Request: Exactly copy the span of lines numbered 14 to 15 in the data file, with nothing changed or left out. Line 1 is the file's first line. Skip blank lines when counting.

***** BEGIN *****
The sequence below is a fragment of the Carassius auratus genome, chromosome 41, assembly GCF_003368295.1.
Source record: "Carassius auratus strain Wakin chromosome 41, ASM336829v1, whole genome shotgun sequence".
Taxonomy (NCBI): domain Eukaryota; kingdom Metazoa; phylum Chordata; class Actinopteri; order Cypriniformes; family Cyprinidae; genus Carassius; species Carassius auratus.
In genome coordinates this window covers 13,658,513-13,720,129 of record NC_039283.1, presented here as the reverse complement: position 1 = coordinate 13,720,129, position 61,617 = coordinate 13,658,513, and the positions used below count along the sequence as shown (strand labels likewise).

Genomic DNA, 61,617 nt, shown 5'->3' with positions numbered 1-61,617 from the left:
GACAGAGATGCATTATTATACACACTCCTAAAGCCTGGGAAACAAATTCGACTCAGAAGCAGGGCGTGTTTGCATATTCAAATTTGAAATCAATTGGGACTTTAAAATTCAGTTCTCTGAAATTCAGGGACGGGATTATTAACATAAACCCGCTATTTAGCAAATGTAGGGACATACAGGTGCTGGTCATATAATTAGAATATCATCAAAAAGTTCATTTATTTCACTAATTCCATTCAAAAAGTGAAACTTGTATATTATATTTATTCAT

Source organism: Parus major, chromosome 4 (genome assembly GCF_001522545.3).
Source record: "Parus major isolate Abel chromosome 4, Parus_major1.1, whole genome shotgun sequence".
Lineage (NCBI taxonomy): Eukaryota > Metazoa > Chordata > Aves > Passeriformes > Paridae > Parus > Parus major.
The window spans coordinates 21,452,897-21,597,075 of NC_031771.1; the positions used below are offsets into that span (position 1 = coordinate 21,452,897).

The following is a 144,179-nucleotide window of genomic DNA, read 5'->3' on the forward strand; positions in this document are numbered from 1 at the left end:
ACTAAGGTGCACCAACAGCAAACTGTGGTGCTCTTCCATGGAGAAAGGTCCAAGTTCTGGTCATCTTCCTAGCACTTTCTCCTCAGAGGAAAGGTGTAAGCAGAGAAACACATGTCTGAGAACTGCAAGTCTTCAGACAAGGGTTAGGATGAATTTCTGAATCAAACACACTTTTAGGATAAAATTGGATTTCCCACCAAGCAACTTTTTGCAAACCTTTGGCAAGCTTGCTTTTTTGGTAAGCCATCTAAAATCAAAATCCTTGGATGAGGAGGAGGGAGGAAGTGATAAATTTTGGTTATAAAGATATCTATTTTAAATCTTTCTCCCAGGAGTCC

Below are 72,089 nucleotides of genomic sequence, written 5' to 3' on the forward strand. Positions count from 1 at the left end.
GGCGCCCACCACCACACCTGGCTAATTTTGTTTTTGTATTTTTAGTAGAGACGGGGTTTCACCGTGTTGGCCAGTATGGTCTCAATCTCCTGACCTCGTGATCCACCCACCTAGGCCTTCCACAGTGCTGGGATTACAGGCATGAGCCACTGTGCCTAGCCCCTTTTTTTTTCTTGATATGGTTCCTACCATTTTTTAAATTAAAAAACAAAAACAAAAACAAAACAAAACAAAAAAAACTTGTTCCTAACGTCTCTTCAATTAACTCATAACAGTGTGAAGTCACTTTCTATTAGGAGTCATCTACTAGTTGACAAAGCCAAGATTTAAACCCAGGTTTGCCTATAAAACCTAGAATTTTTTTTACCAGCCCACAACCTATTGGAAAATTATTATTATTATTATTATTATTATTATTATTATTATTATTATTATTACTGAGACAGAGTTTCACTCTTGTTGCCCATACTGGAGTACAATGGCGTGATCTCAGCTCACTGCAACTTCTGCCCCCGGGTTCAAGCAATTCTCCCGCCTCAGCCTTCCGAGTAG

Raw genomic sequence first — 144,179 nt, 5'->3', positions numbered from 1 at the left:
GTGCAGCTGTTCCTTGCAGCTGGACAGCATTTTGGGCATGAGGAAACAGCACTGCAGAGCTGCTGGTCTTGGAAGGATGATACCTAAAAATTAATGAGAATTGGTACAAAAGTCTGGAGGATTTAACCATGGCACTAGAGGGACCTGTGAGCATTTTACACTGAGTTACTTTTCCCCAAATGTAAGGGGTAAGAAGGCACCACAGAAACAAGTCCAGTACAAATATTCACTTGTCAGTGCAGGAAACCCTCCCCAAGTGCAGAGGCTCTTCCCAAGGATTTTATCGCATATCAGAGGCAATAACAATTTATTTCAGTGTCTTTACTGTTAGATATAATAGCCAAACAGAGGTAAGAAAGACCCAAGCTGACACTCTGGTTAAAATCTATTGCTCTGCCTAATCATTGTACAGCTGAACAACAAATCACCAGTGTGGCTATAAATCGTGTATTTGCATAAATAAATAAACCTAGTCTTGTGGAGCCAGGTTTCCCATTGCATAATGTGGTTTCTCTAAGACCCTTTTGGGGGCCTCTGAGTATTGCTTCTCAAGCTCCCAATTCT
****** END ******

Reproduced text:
GGCGCCCACCACCACACCTGGCTAATTTTGTTTTTGTATTTTTAGTAGAGACGGGGTTTCACCGTGTTGGCCAGTATGGTCTCAATCTCCTGACCTCGTGATCCACCCACCTAGGCCTTCCACAGTGCTGGGATTACAGGCATGAGCCACTGTGCCTAGCCCCTTTTTTTTTCTTGATATGGTTCCTACCATTTTTTAAATTAAAAAACAAAAACAAAAACAAAACAAAACAAAAAAAACTTGTTCCTAACGTCTCTTCAATTAACTCATAACAGTGTGAAGTCACTTTCTATTAGGAGTCATCTACTAGTTGACAAAGCCAAGATTTAAACCCAGGTTTGCCTATAAAACCTAGAATTTTTTTTACCAGCCCACAACCTATTGGAAAATTATTATTATTATTATTATTATTATTATTATTATTATTATTATTATTACTGAGACAGAGTTTCACTCTTGTTGCCCATACTGGAGTACAATGGCGTGATCTCAGCTCACTGCAACTTCTGCCCCCGGGTTCAAGCAATTCTCCCGCCTCAGCCTTCCGAGTAG

Raw genomic sequence first — 144,179 nt, 5'->3', positions numbered from 1 at the left: